Emmett Till’s cousin, Wheeler Parker Jr., speaks just as if it were yesterday, recounting that fateful week in 1955.
On Aug. 24 of that year, 14-year-old Emmett, visiting from Chicago, allegedly whistled at a white woman at a store in Money, Mississippi.
On Aug. 28, he was kidnapped from the home of his great uncle by the woman’s husband and his half-brother. His body was recovered on Aug. 31 from the Tallahatchie River, barbed wire wrapped around his neck, his body weighted down with a cotton gin fan.
“When I heard the men at the door that night, I said, ‘Man, we’re gonna die. They’re gonna kill us because of what happened in that store,’ ” the Rev. Wheeler, now 73, said Thursday, as Till’s family prepared for a weekend of events commemorating the 60th anniversary of his murder.
“It was dark as a thousand midnights, and I just started shaking. In walked this guy with a gun in one hand and a flashlight in the other. I thought he was going to shoot me, so I closed my eyes,” Wheeler recalled. “But when I opened my eyes, they had gone by my room, to Emmett’s, and took him.”
On Friday, the 60th anniversary of the shocking killing that galvanized the civil rights movement will be memorialized at the South Side church where Till’s historic open-casket funeral was held, and at the cemetery where he was buried on Sept. 6, 1955. His murderers were acquitted, later confessing.
His mother, Mamie Till Mobley — who decided to leave the casket open to show the world the face of racism and who is credited with triggering the battle against the South’s Jim Crow system — lies beside him.
The public is invited to join the Till family, friends and activists, many of whom have converged on Till’s hometown for the weekend, at 11 a.m. at Roberts Temple Church of God in Christ, 4021 S. State. A motorcade processional will make its way to Burr Oak Cemetery, 4400 W. 127th in Alsip for a noon wreath-laying ceremony, with musical performances and tributes by family members and dignitaries.
It will kick off a weekend of events hosted by the Till family and the Mamie Till Mobley Memorial Foundation that will include participation by more than a dozen families from across the country whose loved ones have been in national headlines after being killed while unarmed — or dying during an arrest or in police custody.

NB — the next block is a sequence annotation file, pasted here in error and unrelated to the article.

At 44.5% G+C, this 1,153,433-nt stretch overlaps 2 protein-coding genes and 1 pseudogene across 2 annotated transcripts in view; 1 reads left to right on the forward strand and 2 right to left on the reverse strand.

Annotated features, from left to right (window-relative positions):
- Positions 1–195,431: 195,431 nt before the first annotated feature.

They are families whose names have fueled the #BlackLivesMatter movement, including Sybrina Fulton, mother of Trayvon Martin; Kadiatou Diallo, mother of Amadou Diallo; Michael Brown Sr., father of Michael Brown Jr.; Jackie Johnson, mother of Kendrick Johnson; Ron Davis, father of Jordan Davis — and the list goes on.
“We’ve been planning this for about a year, and I wanted to do something where we can unite with the contemporary families suffering the same type of tragedy our family suffered 60 years ago,” said Airickca Gordon-Taylor, Till’s cousin and co-founder of the foundation.
“Over the years, we’ve worked with many of those families as part of our foundation’s mission, and with the climate of today, and the murders sparking #BlackLivesMatters, I felt that not only should we celebrate Emmett and Mamie but we should remind people that what happened yesterday is still happening,” Gordan-Taylor said, noting that while a few people drew criminal charges, many controversial police-involved killings have not.
“The Legacy Lives,” a commemorative dinner to be keynoted by the Rev. Louis Farrakhan and headlined by Grammy-winning gospel artist Lalah Hathaway, is scheduled for 6 p.m. Friday night at the Hyatt Regency McCormick Place, with proceeds to support foundation programming.
Saturday’s free Youth Empowerment Day activities will be held from noon to 4 p.m. at the Reva & David Logan Center for the Arts, 915 W. 60th St.
And on Sunday, the Rev. Jesse Jackson, the Rev. Al Sharpton and the Rev. Michael Pfleger are among scheduled speakers at a free gospel service at 3 p.m. at Roberts Temple Church.
For a complete list of events, go to emmetttill60th.com.